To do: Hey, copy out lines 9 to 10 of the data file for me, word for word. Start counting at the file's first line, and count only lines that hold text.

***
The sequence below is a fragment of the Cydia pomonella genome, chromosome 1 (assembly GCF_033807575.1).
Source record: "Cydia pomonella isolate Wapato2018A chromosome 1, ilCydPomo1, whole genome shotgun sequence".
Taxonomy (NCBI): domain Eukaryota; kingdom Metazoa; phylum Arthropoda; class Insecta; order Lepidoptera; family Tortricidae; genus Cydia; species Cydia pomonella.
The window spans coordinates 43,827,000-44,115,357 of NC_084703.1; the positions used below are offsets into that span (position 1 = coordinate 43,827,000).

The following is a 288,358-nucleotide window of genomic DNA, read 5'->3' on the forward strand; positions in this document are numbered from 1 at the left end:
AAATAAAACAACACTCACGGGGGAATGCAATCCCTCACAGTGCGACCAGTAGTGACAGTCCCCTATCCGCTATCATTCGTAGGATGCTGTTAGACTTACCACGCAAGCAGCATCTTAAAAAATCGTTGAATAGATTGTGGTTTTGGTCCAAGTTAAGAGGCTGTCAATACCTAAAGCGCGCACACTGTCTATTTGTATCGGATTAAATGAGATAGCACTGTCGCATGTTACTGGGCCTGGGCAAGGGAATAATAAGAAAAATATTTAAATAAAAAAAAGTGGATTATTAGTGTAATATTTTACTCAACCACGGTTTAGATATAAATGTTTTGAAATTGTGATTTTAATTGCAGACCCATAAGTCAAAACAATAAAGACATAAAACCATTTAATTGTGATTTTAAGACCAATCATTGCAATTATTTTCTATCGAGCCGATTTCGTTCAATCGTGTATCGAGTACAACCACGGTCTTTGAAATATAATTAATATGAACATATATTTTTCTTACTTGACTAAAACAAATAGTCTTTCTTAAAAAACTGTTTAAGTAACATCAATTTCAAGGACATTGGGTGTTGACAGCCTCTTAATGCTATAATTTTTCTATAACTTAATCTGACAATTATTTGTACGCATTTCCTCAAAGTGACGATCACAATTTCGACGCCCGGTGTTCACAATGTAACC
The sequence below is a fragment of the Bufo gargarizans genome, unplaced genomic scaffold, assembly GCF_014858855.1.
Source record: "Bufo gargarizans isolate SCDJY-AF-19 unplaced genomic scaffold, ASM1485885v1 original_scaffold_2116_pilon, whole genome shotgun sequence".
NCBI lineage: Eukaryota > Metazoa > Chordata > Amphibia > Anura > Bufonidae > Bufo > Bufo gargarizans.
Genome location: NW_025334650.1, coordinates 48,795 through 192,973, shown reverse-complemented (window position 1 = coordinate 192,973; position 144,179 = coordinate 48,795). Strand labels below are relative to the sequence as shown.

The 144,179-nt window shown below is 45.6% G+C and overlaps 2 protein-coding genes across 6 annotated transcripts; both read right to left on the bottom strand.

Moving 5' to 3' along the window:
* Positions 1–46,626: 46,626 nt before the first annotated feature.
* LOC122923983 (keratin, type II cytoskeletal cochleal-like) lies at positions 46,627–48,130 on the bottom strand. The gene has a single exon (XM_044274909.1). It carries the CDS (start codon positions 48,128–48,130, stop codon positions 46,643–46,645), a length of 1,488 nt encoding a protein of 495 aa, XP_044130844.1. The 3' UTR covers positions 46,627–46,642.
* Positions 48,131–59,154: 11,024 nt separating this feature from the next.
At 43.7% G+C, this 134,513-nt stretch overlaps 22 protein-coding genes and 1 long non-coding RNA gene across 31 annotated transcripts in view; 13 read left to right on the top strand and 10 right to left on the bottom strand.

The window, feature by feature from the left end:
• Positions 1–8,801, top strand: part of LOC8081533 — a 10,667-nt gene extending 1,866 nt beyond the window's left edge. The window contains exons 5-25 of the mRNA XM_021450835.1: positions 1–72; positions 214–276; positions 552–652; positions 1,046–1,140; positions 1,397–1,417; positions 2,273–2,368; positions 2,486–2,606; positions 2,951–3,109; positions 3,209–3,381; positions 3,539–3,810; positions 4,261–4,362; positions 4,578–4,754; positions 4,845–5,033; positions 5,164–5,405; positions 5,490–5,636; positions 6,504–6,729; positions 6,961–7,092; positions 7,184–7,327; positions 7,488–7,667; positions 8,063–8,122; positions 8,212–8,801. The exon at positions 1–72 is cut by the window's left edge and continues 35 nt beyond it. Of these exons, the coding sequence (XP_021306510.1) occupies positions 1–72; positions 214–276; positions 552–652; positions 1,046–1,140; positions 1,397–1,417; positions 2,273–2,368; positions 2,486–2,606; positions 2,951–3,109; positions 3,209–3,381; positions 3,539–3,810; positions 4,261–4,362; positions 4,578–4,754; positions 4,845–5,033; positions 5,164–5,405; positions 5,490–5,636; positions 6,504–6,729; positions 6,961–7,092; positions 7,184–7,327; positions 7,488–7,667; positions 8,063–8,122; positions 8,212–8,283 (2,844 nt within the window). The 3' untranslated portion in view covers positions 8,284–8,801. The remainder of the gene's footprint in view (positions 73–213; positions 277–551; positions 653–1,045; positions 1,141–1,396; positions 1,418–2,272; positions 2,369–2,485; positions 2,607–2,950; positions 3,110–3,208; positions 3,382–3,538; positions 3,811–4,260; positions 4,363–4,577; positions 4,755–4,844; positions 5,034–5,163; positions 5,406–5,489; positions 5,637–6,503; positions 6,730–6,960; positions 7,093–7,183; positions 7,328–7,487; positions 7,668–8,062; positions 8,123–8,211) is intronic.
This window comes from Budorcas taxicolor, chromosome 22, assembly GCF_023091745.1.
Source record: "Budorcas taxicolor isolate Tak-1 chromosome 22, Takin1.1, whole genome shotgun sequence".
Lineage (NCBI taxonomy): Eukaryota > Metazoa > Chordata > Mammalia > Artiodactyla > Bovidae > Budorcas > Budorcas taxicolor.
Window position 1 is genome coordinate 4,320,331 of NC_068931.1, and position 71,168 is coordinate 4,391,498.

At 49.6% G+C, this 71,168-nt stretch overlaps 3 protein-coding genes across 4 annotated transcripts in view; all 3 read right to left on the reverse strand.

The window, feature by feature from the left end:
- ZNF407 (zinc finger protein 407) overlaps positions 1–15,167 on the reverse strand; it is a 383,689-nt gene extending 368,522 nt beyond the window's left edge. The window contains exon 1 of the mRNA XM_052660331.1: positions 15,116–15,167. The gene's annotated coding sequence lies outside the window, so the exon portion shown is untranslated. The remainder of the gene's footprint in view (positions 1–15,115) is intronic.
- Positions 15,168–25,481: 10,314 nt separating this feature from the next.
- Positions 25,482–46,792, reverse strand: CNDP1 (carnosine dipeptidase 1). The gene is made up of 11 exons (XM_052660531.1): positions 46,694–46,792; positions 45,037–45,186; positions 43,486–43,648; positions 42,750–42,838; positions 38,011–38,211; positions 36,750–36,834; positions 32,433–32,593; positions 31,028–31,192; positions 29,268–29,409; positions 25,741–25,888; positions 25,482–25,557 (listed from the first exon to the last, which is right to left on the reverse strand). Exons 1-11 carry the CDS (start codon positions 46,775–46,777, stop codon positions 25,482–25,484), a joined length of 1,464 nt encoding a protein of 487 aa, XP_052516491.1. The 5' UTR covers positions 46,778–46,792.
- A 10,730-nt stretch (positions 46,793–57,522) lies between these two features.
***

NCBI lineage: Eukaryota > Metazoa > Chordata > Amphibia > Anura > Bufonidae > Bufo > Bufo gargarizans.
Genome location: NW_025334650.1, coordinates 48,795 through 192,973, shown reverse-complemented (window position 1 = coordinate 192,973; position 144,179 = coordinate 48,795). Strand labels below are relative to the sequence as shown.